By Capt. Russell Craig
First published in
SFOR Informer#128, December 12, 2001
Nov. 26-29, many units from SFOR took part in
the 24th Exercise Joint Resolve. This was a landmark occasion
as it saw both Republika Srpska (RS) and Federation (Fed) police
forces involved and working together in this event for the first
Tuzla - Eagle Base in Multinational Division North
was the location for Joint Resolve. The exercise trained and rehearsed
SFOR's ability to respond to civilian unrest, utilising co-operative
efforts across civilian and military lines. It consisted of two
main areas of training: on the ground with soldiers and a tactical
exercise without troops on a battle board.
Brig. Gen. Daniel E. Long Jr., assistant to the divisional commander
(manoeuvre), said the exercise "exceeded expectations,"
adding that he was impressed with the spirit of co-operation among
people in continuing "the great progress in Bosnia and Herzegovina
On the ground
Maj. Pete Yankowski, one of the exercise planners, explained that
the key objectives were to update SFOR's standard operating procedures
on civil disturbance, to understand how the local police special
units work, and to improve co-operation between SFOR and local
The exercise took place in a training area known to the troops
as "The Pig Farm," on account of its very muddy nature.
Streets and houses had been imitated through the use of ISO containers
and hardboard. This was the battleground and arena for the practising
forces. RS and Fed special police marched alongside each other
during the event and also worked closely with other forces, too.
really glad to take part with my unit
it shows we can work
together for the same cause," stated Rade Kandic, RS special
police team leader. Similar sentiments were expressed by Ebubekir
Alibasic, tactics instructor for the Fed police unit. "We
can take the knowledge we knew before and learn with new forces,"
he said. "We learn how to work together for the cause and
how to solve problems together."
Pitted against them were carefully controlled "rioters."
are acting as civilian population
we give a bit of abuse
and throw bits of wood. We get the guys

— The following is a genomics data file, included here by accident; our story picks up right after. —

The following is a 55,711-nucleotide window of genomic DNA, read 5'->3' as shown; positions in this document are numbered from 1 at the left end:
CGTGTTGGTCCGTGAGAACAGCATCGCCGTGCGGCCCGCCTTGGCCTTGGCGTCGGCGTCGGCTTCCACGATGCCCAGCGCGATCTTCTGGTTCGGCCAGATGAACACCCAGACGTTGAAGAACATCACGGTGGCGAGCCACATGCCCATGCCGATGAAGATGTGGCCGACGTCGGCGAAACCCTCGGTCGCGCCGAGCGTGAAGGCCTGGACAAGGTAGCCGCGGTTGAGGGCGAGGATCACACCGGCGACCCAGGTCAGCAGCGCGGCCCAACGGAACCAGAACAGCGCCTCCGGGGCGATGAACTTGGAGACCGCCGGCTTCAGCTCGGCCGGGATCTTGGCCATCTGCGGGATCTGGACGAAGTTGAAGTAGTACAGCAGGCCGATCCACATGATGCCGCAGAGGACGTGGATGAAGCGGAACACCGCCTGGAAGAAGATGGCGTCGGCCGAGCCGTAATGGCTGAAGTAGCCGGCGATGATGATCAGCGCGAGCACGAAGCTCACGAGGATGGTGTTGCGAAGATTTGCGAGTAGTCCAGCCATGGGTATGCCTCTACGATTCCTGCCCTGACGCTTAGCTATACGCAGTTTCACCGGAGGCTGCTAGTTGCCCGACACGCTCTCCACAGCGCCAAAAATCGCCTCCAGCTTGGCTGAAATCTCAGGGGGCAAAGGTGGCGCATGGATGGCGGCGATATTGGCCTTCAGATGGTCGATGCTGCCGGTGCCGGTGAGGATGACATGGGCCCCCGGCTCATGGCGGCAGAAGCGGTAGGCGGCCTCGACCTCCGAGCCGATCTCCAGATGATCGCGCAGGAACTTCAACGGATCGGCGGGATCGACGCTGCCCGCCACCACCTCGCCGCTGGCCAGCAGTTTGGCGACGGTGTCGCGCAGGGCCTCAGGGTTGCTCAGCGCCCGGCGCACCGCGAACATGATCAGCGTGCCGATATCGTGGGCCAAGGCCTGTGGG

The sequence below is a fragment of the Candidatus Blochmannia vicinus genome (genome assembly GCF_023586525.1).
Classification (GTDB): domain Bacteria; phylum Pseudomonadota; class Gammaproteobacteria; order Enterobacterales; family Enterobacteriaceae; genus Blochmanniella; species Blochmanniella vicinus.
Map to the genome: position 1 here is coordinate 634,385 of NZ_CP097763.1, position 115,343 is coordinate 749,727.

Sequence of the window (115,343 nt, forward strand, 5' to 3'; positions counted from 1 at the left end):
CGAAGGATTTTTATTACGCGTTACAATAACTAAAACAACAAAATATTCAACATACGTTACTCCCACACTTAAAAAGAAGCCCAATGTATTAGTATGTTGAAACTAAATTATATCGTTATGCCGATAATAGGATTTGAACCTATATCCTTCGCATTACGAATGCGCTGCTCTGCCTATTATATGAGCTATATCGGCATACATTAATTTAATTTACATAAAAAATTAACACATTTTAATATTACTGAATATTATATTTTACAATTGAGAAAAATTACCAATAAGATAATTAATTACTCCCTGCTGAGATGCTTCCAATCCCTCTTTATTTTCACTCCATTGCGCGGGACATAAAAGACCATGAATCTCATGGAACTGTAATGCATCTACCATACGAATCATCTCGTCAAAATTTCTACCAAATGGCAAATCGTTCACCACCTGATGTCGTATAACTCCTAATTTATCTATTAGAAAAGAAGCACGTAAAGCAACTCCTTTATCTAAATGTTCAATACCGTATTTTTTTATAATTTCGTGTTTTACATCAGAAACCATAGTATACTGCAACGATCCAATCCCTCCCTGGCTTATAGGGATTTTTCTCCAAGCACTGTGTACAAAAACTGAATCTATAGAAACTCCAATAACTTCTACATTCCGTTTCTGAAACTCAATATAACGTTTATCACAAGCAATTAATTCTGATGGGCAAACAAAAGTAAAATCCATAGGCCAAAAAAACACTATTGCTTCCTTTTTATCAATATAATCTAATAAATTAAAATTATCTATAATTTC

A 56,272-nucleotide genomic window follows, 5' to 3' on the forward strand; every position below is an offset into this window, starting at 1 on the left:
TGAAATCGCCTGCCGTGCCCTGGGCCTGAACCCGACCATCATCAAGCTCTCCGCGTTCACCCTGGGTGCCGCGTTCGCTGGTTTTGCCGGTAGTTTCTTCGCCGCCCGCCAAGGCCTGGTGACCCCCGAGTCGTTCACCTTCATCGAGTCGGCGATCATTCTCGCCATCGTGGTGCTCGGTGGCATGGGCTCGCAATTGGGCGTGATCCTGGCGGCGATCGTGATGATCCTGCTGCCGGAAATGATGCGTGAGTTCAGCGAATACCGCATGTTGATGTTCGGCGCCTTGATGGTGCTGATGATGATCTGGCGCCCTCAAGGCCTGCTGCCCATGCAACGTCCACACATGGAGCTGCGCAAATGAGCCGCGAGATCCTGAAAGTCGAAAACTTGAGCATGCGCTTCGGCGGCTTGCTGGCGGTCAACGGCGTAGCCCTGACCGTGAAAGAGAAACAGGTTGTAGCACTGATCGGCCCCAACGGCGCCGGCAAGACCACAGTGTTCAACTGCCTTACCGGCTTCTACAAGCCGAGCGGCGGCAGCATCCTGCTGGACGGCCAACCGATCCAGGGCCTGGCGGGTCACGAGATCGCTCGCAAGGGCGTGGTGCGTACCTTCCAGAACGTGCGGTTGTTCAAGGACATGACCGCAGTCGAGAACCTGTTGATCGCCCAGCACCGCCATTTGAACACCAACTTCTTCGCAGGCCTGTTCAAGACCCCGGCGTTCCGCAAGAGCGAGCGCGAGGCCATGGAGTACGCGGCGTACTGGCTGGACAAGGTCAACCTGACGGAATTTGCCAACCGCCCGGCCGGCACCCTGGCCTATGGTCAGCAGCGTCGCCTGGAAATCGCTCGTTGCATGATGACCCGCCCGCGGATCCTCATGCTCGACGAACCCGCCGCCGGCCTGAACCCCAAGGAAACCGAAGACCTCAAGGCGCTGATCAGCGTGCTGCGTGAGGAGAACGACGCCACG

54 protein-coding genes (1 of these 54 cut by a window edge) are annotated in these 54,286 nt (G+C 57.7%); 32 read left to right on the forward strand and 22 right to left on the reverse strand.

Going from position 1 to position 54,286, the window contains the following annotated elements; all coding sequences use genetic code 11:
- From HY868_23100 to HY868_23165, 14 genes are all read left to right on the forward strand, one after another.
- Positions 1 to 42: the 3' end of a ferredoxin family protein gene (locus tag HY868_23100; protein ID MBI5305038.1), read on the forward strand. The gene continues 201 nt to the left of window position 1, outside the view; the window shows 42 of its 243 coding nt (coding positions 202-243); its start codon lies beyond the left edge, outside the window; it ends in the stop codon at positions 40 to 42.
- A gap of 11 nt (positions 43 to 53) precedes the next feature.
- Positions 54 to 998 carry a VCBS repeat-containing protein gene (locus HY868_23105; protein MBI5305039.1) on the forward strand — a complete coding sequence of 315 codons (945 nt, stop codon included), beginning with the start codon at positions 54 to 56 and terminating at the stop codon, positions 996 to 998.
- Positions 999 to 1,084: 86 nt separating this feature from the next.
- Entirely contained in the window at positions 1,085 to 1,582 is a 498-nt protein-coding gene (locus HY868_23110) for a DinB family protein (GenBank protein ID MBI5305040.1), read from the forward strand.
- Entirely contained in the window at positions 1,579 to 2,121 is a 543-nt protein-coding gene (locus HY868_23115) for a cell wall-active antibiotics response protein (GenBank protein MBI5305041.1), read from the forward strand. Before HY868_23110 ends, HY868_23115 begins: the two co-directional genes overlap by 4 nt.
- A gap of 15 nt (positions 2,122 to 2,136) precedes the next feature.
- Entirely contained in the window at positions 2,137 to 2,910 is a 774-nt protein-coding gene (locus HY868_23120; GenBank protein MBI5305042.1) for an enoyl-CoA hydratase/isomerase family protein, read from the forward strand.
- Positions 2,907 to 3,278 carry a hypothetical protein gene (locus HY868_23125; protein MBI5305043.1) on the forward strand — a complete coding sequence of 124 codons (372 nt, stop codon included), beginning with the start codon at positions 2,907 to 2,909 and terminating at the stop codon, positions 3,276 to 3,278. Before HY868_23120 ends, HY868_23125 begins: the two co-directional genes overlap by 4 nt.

into a situation
resembling a real one. But we are just rehearsing and we are all
on the same side. So there is noise and aggression but no violence.
We get the adrenaline going," commented British Cpl. Adam
Ridley, from the 110 Provost Company Royal Military Police.
The actions of the rioters lead to more realistic and exciting
training for those troops carrying out their policing role.
is most exciting, especially when in a snatch squad,
and when there is movement, including vehicles and troops,"
said Nepalese Sgt. Grajen Augdembe of the 2nd Royal Gurkha Rifles
(2 RGR), part of the United Kingdom Battle Group. "As platoon
sergeant I command half the platoon, which is physically demanding
and mentally challenging."
A converted gym housed the battle board and command elements of
the units attending. Also present were the representatives of
those agencies that could be embroiled in civil unrest. These
included CJ9, non-governmental and other international organisations.
scenario is read and it is discussed how to solve the problem
leaders present solutions. After there is a discussion, everyone
can give their opinion," said Polish Maj. Marian Kowalczuk,
"The area depicted is 'Any-town' in BiH, and the opposing
forces are known as brown and orange. They both play good and
bad parts to therefore avoid any ethnicity," explained American
Master Sgt. Gregory Hurlburt.
On the last day the local media had an opportunity to see the
effectiveness of the exercise for themselves. They were fully
briefed on the exercise's aims and then watched two demonstrations
of the troops involved from the safety of an elevated platform.
the exercise) there were so many people doing exciting things
that the media wanted to be here
We want to be open with
what's going on here to emphasise the co-operation between SFOR
and the local police," said Yankowski.
During the first demonstration they witnessed many units who had
to deal with a variety of scenarios. The RS special police dealt
with the initial riot, with aid from the Multinational Specialised
Unit (MSU). When
shots were fired and a suspected explosive device found, more
elements were tasked. The American Quick Reaction Force moved
in, using non-lethal weapons such as baton guns. Explosive Ordnance
Disposal teams neutralised the devices, while medical units dealt
with the wounded. On the flanks Polish and Turkish troops secured
the area, allowing the other elements to work unhindered.
last demonstration was given by 2 RGR. They illustrated how soldiers
could escalate and scale down their actions in response to how
violent the crowd was. Initially they deployed without shields
and in a non-threatening posture. This escalated to the use of
shields and armoured personnel carriers as the increasingly hostile
crowd pelted them with wooden blocks and petrol bombs.
Despite the aggression on display, the spirit of co-operation
continued to be expressed by those involved at all levels. The
importance of this was highlighted by Long at the closing press
conference: "The local authorities would rather solve their
own problems than (have SFOR solve them)
this exercise begins
Related link: Training